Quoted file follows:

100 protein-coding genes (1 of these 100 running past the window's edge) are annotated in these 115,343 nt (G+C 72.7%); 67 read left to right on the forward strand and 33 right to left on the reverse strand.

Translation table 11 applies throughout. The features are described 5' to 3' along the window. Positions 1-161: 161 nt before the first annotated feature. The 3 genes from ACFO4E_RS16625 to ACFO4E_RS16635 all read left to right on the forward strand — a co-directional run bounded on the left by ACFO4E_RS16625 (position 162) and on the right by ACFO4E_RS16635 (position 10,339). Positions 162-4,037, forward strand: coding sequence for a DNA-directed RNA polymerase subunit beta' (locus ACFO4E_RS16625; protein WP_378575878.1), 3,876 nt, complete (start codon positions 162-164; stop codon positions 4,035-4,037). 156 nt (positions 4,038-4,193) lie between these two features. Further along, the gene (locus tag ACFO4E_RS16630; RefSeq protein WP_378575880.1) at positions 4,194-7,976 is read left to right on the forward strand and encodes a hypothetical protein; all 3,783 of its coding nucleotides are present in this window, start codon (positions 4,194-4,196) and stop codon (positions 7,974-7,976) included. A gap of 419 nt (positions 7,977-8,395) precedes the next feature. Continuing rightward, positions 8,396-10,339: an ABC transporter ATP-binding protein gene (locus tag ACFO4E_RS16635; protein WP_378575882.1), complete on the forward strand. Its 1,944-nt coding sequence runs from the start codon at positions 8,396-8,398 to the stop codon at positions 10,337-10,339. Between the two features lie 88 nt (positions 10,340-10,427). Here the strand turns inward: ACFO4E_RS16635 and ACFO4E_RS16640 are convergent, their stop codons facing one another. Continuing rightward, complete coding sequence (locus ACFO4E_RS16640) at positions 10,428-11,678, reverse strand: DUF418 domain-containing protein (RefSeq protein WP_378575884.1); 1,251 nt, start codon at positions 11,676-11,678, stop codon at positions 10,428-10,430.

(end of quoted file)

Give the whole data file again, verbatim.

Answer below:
100 protein-coding genes (1 of these 100 running past the window's edge) are annotated in these 115,343 nt (G+C 72.7%); 67 read left to right on the forward strand and 33 right to left on the reverse strand.

Translation table 11 applies throughout. The features are described 5' to 3' along the window. Positions 1-161: 161 nt before the first annotated feature. The 3 genes from ACFO4E_RS16625 to ACFO4E_RS16635 all read left to right on the forward strand — a co-directional run bounded on the left by ACFO4E_RS16625 (position 162) and on the right by ACFO4E_RS16635 (position 10,339). Positions 162-4,037, forward strand: coding sequence for a DNA-directed RNA polymerase subunit beta' (locus ACFO4E_RS16625; protein WP_378575878.1), 3,876 nt, complete (start codon positions 162-164; stop codon positions 4,035-4,037). 156 nt (positions 4,038-4,193) lie between these two features. Further along, the gene (locus tag ACFO4E_RS16630; RefSeq protein WP_378575880.1) at positions 4,194-7,976 is read left to right on the forward strand and encodes a hypothetical protein; all 3,783 of its coding nucleotides are present in this window, start codon (positions 4,194-4,196) and stop codon (positions 7,974-7,976) included. A gap of 419 nt (positions 7,977-8,395) precedes the next feature. Continuing rightward, positions 8,396-10,339: an ABC transporter ATP-binding protein gene (locus tag ACFO4E_RS16635; protein WP_378575882.1), complete on the forward strand. Its 1,944-nt coding sequence runs from the start codon at positions 8,396-8,398 to the stop codon at positions 10,337-10,339. Between the two features lie 88 nt (positions 10,340-10,427). Here the strand turns inward: ACFO4E_RS16635 and ACFO4E_RS16640 are convergent, their stop codons facing one another. Continuing rightward, complete coding sequence (locus ACFO4E_RS16640) at positions 10,428-11,678, reverse strand: DUF418 domain-containing protein (RefSeq protein WP_378575884.1); 1,251 nt, start codon at positions 11,676-11,678, stop codon at positions 10,428-10,430.